Reading Recommendations # 24

Reading Recommendations - Adventures in QA

Summer is coming, I hope you enjoyed the hot days in Europe as well. Maybe you find a nice shady place to read the 24th issue of my software testing reading recommendations. This issue contains 7 blog posts and one podcast. There are topics dealing with: “What skills should we learn & teach to build quality in” from Lisa Crispin. Why Managers need to communicate to effectively. There is a interesting post about the 8 myths and facts about Internet of Things (IoT).

Google announced the call for paper for the GTAC, which is an awesome mobile test automation conference. One post has the topic defining your role as a tester from Markus Gärtner. Another post is describing the four most powerful tools of a video game tester. Maaret Pyhäjärvi is writing about her experience with test automation and how she failed with the used approach. And the last entry in this episode is the latest version of Testing in the Pub by Stephen Janaway and Dan Billing with the topic WTF are NFRs.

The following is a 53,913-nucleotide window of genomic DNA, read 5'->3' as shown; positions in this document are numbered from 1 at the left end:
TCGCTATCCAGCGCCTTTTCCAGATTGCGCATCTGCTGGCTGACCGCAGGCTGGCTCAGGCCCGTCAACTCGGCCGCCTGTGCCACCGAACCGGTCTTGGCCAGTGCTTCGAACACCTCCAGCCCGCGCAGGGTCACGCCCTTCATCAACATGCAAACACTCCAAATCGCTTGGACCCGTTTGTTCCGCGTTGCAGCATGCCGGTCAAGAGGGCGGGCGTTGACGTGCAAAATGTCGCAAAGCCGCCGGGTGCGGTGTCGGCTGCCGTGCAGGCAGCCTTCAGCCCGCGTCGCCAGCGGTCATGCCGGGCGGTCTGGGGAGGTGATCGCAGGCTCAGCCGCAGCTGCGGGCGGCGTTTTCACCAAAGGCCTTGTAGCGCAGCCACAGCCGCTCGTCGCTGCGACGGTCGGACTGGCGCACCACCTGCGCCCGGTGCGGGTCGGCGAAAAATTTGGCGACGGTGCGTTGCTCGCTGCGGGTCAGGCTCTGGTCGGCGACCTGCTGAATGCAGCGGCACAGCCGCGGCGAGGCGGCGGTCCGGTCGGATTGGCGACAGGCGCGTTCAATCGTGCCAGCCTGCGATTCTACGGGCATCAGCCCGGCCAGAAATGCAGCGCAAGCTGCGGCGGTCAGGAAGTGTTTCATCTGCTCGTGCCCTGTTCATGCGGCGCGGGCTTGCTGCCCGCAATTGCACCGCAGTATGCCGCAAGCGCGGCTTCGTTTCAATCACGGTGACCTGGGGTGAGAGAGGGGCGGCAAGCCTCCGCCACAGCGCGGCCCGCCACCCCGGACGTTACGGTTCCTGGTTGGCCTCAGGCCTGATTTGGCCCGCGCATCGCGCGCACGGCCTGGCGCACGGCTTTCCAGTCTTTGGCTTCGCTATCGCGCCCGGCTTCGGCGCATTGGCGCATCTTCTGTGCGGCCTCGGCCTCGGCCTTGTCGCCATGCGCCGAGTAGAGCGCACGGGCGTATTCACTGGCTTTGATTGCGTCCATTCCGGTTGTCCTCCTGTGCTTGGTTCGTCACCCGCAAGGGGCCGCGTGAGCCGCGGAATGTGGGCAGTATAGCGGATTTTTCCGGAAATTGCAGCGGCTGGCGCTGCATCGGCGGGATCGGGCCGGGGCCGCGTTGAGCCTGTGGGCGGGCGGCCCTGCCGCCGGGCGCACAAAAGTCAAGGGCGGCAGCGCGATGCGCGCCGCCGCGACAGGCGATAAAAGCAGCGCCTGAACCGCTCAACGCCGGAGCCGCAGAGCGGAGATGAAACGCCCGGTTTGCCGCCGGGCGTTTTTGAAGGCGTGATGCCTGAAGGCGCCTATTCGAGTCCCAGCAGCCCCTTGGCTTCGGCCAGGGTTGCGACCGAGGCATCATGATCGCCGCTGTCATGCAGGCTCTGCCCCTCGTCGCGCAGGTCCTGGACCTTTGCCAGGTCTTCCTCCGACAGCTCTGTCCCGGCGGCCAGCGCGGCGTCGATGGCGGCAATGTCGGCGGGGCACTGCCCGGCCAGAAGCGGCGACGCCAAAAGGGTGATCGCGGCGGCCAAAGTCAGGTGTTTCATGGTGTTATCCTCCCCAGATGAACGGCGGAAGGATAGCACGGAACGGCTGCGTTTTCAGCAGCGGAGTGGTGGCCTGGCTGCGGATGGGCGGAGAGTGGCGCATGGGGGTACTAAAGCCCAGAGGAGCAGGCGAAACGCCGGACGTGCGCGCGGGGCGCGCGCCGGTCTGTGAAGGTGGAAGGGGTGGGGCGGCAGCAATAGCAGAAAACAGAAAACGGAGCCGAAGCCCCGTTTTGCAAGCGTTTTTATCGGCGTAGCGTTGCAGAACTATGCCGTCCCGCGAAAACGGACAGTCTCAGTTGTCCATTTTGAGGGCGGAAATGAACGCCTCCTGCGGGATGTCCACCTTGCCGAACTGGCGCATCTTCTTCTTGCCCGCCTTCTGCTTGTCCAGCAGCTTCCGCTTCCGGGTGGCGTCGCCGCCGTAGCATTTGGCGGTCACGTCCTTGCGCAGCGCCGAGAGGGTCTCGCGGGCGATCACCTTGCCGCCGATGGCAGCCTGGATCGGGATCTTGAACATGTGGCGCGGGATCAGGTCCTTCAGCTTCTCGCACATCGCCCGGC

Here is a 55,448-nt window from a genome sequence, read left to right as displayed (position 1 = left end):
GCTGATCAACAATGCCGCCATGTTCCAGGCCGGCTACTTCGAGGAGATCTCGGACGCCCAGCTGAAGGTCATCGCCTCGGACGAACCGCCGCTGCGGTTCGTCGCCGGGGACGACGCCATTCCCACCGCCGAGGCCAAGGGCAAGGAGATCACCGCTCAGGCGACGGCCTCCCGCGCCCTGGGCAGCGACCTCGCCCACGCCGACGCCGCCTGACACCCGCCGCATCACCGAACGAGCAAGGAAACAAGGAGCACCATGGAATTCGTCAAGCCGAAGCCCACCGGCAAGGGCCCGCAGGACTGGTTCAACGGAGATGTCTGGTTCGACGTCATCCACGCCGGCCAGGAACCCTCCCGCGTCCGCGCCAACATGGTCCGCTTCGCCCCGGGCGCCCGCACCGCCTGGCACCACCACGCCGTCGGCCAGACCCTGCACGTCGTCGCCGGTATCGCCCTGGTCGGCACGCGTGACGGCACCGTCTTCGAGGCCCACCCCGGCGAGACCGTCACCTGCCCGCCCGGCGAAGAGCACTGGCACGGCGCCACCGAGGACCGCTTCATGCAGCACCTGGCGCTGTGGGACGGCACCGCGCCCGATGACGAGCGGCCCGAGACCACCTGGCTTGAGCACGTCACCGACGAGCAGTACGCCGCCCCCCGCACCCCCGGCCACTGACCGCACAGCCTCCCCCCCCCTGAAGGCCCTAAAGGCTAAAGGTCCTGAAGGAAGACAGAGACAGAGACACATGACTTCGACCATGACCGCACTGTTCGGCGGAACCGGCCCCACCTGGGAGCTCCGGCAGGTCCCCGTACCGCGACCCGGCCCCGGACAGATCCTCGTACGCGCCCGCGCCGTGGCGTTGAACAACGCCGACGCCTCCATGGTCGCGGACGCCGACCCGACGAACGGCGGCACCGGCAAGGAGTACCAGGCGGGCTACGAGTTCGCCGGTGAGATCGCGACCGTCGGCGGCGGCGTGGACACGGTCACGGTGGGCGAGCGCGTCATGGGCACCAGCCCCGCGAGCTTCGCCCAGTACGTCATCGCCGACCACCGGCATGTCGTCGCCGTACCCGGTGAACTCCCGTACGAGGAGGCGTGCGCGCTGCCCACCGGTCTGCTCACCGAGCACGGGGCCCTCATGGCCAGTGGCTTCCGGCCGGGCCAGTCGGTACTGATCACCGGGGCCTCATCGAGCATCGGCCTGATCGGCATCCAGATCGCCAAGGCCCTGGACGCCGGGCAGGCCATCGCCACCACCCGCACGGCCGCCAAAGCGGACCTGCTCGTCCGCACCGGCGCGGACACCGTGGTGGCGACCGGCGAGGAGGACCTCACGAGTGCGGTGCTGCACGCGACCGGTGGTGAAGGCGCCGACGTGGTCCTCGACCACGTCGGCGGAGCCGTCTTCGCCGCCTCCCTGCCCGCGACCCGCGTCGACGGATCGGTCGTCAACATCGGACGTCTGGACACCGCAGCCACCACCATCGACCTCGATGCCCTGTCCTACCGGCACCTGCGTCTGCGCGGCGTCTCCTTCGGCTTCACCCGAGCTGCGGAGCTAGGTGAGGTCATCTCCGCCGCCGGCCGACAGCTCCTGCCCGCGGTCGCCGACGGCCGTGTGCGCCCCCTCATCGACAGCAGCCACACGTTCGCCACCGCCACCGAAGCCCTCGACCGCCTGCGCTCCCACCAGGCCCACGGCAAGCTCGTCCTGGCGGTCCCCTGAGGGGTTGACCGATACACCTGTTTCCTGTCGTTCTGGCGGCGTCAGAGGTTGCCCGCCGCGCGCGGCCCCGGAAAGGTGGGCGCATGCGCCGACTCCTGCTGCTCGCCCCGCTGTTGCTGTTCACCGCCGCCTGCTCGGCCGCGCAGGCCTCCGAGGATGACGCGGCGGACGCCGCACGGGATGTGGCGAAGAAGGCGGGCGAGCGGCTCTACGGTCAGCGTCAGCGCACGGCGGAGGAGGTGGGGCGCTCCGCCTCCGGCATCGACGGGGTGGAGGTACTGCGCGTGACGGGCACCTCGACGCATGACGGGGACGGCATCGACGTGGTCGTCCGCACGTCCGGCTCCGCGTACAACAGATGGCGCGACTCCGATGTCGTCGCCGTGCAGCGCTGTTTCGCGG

Enjoy reading the posts.

What skills should we learn & teach to build quality in? – Agile Testing with Lisa Crispin

Read more

People in Testing Q&A with Stephen Janaway

Stephen Janaway - Adventures in QAThis time in “People in Testing” I had the chance to interview Stephen Janaway, who is a well known expert in the mobile and e-commerce software testing world. Stephen has more than 15 years of experience and worked for companies like Nokia, Ericsson, Motorola and the Net-a-Porter Group.

In this interview Stephen will talk about his challenges he is currently facing, which test automation tool he is using, where he sees the software testing industry in the next years and the best bug he has ever found.

Daniel: Stephen, what is currently your biggest challenge at work?

Stephen: I’m working on a new social commerce platform. It’s a real greenfield project and a new direction for both the company and the team. And me. So it’s a very steep learning curve but a really enjoyable and challenging one. There’s a lot of testing to do and we’re trying to do things as sensibly as possible; employing both automation and good exploratory testing using the whole team.

Read more